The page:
Tuesday, May 5, 2015

Reverse Osmosis Membrane—Defined

Reverse osmosis (RO) is an extremely effective method for treating water, and the RO membrane that you choose is critical to the purity of your water. Note that the RO membrane is the primary filtering media for this fairly straightforward system, and there are different types of membranes depending on the type of water that you are going to filter.

There are RO membranes that are designed for sea water, brackish water, or high-flow commercial applications. Membranes come in different diameters to work with different systems. In fact, most people consider the RO membrane to be the heart of the filtration system. While there are different manufacturing methods for this critical piece, the most common configuration is a spiral wound configuration that uses one of two materials to round out the manufacturing process.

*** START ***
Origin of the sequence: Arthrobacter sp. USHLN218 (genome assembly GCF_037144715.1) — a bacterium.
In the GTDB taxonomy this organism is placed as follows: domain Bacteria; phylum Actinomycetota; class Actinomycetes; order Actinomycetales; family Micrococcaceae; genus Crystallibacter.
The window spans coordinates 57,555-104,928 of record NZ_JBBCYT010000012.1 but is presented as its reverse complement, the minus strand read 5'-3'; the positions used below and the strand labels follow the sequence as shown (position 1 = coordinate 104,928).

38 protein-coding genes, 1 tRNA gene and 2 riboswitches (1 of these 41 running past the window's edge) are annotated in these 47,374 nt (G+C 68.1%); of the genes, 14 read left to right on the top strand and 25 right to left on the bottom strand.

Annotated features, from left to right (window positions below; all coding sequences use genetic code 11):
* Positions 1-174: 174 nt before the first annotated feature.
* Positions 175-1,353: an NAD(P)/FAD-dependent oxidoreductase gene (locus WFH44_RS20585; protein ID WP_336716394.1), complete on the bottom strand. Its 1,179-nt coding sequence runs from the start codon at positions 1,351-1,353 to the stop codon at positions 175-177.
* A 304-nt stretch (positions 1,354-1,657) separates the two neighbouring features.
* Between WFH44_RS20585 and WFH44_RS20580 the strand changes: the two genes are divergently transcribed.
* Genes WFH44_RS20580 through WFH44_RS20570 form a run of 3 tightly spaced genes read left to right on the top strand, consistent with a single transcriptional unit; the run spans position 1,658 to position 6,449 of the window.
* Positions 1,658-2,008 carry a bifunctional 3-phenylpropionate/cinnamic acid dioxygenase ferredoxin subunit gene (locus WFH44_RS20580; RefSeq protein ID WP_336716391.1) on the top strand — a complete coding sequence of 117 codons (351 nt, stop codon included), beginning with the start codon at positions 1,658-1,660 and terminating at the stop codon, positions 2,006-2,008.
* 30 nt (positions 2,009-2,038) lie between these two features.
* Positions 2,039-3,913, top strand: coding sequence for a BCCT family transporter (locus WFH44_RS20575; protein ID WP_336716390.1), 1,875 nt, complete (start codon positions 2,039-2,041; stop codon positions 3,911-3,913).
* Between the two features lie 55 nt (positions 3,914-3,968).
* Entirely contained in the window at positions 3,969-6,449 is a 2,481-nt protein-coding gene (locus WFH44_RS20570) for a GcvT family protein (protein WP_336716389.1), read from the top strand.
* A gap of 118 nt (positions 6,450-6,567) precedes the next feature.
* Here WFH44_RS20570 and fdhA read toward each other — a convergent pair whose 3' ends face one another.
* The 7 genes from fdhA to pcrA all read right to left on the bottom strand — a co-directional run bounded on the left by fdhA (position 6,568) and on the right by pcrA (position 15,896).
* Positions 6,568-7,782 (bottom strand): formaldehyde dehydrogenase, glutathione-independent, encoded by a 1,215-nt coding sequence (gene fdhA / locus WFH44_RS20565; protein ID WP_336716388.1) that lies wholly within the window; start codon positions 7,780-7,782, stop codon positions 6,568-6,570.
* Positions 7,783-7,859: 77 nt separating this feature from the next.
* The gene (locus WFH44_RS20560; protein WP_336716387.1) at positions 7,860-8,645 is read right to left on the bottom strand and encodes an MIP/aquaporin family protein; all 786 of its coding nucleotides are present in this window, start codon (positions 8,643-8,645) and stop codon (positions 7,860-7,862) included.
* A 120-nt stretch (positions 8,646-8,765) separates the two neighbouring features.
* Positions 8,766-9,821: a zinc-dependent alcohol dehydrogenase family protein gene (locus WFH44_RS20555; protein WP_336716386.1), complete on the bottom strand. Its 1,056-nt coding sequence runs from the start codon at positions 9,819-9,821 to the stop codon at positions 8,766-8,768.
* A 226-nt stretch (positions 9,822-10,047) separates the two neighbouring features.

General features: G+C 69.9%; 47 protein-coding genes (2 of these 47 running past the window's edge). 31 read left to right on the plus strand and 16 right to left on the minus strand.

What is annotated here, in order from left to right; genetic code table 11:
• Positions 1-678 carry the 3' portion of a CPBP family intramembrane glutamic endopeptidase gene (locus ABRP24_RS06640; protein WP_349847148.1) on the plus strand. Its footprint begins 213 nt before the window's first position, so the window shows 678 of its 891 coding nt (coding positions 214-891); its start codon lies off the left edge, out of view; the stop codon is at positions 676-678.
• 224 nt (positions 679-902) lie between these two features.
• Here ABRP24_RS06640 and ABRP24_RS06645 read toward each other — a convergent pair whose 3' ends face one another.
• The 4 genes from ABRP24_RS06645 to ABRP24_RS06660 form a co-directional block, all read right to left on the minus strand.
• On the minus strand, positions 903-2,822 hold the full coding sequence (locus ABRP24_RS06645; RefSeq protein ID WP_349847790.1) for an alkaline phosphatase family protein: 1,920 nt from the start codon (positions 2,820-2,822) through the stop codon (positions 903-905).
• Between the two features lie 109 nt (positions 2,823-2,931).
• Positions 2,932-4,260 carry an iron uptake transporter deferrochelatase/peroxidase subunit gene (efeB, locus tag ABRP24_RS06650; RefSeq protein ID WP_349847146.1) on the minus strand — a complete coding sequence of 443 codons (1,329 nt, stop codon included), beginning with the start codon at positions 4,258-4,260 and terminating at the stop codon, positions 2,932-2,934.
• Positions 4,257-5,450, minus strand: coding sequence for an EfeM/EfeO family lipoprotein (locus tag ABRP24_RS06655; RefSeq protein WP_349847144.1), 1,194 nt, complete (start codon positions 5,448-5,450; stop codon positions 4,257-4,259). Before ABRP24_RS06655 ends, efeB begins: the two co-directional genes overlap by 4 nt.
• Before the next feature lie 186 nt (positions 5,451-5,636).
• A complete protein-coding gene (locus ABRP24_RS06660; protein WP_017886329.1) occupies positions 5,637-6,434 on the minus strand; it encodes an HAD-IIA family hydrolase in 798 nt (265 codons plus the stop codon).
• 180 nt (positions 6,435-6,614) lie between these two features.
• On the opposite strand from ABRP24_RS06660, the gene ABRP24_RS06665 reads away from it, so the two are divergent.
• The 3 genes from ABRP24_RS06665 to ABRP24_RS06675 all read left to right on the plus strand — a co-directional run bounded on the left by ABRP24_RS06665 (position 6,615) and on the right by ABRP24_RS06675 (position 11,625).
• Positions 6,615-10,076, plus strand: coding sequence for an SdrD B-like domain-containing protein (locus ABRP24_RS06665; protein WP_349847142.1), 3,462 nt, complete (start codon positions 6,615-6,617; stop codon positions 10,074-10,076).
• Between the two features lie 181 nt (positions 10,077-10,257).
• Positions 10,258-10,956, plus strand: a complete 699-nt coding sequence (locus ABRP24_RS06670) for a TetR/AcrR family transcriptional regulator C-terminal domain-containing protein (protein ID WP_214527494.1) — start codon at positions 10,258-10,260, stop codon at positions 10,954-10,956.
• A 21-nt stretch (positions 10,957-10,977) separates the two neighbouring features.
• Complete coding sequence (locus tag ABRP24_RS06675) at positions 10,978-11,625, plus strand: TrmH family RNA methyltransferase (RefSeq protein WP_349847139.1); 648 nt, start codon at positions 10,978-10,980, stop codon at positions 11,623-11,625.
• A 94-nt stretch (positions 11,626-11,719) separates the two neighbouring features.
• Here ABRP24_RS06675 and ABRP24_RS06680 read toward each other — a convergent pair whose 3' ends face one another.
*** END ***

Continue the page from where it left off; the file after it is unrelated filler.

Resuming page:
For those who are looking to treat water that has chlorine present, a cellulose tri-acetate or CTA material is the right choice. If chlorine is not a concern, then a thin film composite or material, TFC or TFM, can be the smart choice. The tiny pores of the RO membrane allow treated water to flow through while solids and other microscopic particles are left behind on the film.

The estimated life expectancy of a membrane is about two years, but this can vary depending on the amount of solid particles that are in the water and the frequency of use. While you can clean a reverse osmosis membrane, it is not recommended due to the complexity involved. 

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